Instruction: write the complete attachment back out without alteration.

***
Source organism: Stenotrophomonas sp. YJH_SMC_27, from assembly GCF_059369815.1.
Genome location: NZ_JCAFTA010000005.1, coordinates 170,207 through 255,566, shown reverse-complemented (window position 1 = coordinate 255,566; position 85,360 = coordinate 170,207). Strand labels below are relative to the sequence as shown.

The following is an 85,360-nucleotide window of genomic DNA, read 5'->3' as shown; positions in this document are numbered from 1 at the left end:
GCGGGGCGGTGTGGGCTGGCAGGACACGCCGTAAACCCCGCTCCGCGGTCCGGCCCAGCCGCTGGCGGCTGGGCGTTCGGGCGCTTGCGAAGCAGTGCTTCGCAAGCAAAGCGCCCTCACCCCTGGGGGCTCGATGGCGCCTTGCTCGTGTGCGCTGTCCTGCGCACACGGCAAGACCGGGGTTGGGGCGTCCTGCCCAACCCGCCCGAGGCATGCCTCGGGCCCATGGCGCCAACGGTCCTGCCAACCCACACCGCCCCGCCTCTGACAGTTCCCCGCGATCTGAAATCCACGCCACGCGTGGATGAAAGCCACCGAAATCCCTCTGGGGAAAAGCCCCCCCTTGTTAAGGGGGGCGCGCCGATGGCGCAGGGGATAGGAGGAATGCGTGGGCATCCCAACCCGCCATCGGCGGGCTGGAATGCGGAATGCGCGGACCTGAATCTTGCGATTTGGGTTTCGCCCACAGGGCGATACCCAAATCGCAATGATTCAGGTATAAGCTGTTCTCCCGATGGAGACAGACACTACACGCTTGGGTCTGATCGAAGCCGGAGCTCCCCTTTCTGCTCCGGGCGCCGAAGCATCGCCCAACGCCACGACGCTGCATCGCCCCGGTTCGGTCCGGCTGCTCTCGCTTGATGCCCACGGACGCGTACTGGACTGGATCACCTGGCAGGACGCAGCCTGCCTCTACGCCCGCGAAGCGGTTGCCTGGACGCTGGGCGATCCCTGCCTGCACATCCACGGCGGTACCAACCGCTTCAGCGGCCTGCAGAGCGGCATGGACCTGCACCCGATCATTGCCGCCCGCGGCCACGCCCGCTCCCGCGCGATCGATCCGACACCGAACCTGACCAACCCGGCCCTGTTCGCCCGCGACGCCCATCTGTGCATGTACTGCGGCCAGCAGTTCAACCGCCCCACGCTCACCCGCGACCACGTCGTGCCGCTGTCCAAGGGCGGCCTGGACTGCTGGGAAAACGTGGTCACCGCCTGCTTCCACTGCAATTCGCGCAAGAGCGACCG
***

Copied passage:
Source organism: Stenotrophomonas sp. YJH_SMC_27, from assembly GCF_059369815.1.
Genome location: NZ_JCAFTA010000005.1, coordinates 170,207 through 255,566, shown reverse-complemented (window position 1 = coordinate 255,566; position 85,360 = coordinate 170,207). Strand labels below are relative to the sequence as shown.

The following is an 85,360-nucleotide window of genomic DNA, read 5'->3' as shown; positions in this document are numbered from 1 at the left end:
GCGGGGCGGTGTGGGCTGGCAGGACACGCCGTAAACCCCGCTCCGCGGTCCGGCCCAGCCGCTGGCGGCTGGGCGTTCGGGCGCTTGCGAAGCAGTGCTTCGCAAGCAAAGCGCCCTCACCCCTGGGGGCTCGATGGCGCCTTGCTCGTGTGCGCTGTCCTGCGCACACGGCAAGACCGGGGTTGGGGCGTCCTGCCCAACCCGCCCGAGGCATGCCTCGGGCCCATGGCGCCAACGGTCCTGCCAACCCACACCGCCCCGCCTCTGACAGTTCCCCGCGATCTGAAATCCACGCCACGCGTGGATGAAAGCCACCGAAATCCCTCTGGGGAAAAGCCCCCCCTTGTTAAGGGGGGCGCGCCGATGGCGCAGGGGATAGGAGGAATGCGTGGGCATCCCAACCCGCCATCGGCGGGCTGGAATGCGGAATGCGCGGACCTGAATCTTGCGATTTGGGTTTCGCCCACAGGGCGATACCCAAATCGCAATGATTCAGGTATAAGCTGTTCTCCCGATGGAGACAGACACTACACGCTTGGGTCTGATCGAAGCCGGAGCTCCCCTTTCTGCTCCGGGCGCCGAAGCATCGCCCAACGCCACGACGCTGCATCGCCCCGGTTCGGTCCGGCTGCTCTCGCTTGATGCCCACGGACGCGTACTGGACTGGATCACCTGGCAGGACGCAGCCTGCCTCTACGCCCGCGAAGCGGTTGCCTGGACGCTGGGCGATCCCTGCCTGCACATCCACGGCGGTACCAACCGCTTCAGCGGCCTGCAGAGCGGCATGGACCTGCACCCGATCATTGCCGCCCGCGGCCACGCCCGCTCCCGCGCGATCGATCCGACACCGAACCTGACCAACCCGGCCCTGTTCGCCCGCGACGCCCATCTGTGCATGTACTGCGGCCAGCAGTTCAACCGCCCCACGCTCACCCGCGACCACGTCGTGCCGCTGTCCAAGGGCGGCCTGGACTGCTGGGAAAACGTGGTCACCGCCTGCTTCCACTGCAATTCGCGCAAGAGCGACCG